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PIA Predicts Coming Graphic Arts Industry Growth

Tuesday, September 04, 2001

Press release from the issuing company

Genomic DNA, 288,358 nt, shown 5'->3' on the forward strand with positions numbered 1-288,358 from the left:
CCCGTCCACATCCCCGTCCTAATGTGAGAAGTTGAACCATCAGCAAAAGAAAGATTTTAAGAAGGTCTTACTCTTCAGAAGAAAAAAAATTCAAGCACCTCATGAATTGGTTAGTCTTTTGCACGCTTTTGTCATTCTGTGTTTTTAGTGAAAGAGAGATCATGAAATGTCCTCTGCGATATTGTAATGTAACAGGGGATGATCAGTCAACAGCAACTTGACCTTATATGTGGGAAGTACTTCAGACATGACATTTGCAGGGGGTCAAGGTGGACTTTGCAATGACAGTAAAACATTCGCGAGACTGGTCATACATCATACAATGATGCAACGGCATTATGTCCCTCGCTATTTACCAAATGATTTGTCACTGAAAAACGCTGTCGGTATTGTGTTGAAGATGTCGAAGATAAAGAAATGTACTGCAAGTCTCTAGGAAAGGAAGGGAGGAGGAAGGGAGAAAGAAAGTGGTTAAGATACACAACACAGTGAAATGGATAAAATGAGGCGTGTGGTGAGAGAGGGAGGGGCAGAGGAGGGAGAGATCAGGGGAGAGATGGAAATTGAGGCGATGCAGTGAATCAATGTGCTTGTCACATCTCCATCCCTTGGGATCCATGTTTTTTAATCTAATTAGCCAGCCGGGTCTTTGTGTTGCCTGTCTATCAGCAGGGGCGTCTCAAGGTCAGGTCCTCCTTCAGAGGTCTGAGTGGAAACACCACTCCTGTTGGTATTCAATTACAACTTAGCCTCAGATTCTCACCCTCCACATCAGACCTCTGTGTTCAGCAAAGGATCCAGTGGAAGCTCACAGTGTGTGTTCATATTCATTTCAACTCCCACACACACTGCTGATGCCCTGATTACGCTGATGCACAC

ALEXANDRIA, VIRGINIA (August 27, 2001) – Despite lagging economic growth throughout 2000 and much of 2001, the Printing Industries of America (PIA), Incorporated, is predicting continued increases in the U.S. graphic arts industry sales entering the new year after analyzing recent market trends. "With economic growth at its lowest point in eight years, it may seem difficult to exude optimism about the next 12-18 months," writes PIA’s chief economist, Dr. Ron Davis. "However, there are solid arguments that the 2002 North American economy will rebound from the current slump." Davis points out that even though the U.S. economy experienced lackluster performance throughout 2000 and 2001, the overall economy did not witness a recession like in 1990-’91. In Outlook for the Economy and Print Markets: What Lies Ahead for the Remainder of 2001 and 2002?, Davis writes "So far the economy is just in a slowdown and not a recession because total economic output isn’t declining. The manufacturing economy—as measured by industry production--is in recession with output falling over the last few months. This ‘sideways’ economy has been kept out of recession territory by consumer spending, residential construction, and state and local government expenditures." For the remainder of 2001, PIA is predicting slight economic growth of under 2 percent when adjusted for inflation. In 2002, it is predicted the U.S. economy will grow 3 percent, and the economies of Canada and Mexico will beat that rate, with growth rates of 3.2 percent and 4.7 percent, respectively. These favorable economic conditions translate into resurgence for the graphic arts industry. "Printers’ sales will recover from the current slump very slowly over the remainder of the year, but they should show some much-needed improvement," writes Davis. "Look for some recovery in the third and fourth quarters with sales ending up around 1.5 to 2 percent for the year. While this will be the slowest pace in printers’ shipments in over a decade it still translates to some $2 to $3 billion in new sales. For 2002 the outlook is somewhat brighter but with growth still slightly below the trend of the late ‘90s." PIA research further predicts print market segments growth in 2002 for the following categories: direct marketing, magazines/periodicals, catalogs, general commercial and quick printing, books, packaging, and directories. The slowdown the U.S. economy confronts was predicted in PIA’s landmark study Vision 21: The Printing Industry Redefined for the 21st Century. The study also predicted a turnaround in the graphic arts industry performance in late 2001, and into 2002. In summary, Davis writes, "Look for the printing industry to continue it’s gradual restructuring in 2002. Although the pace of mergers and acquisitions will continue to cool, they will still take place at a more modest rate focused on strategic positioning and operational efficiencies." Davis further predicted the number of printing plants to continue its downward spiral. Since 1993, the total number plants decreased 12 percent. This figure is expected to fall below 47,000 in coming years.




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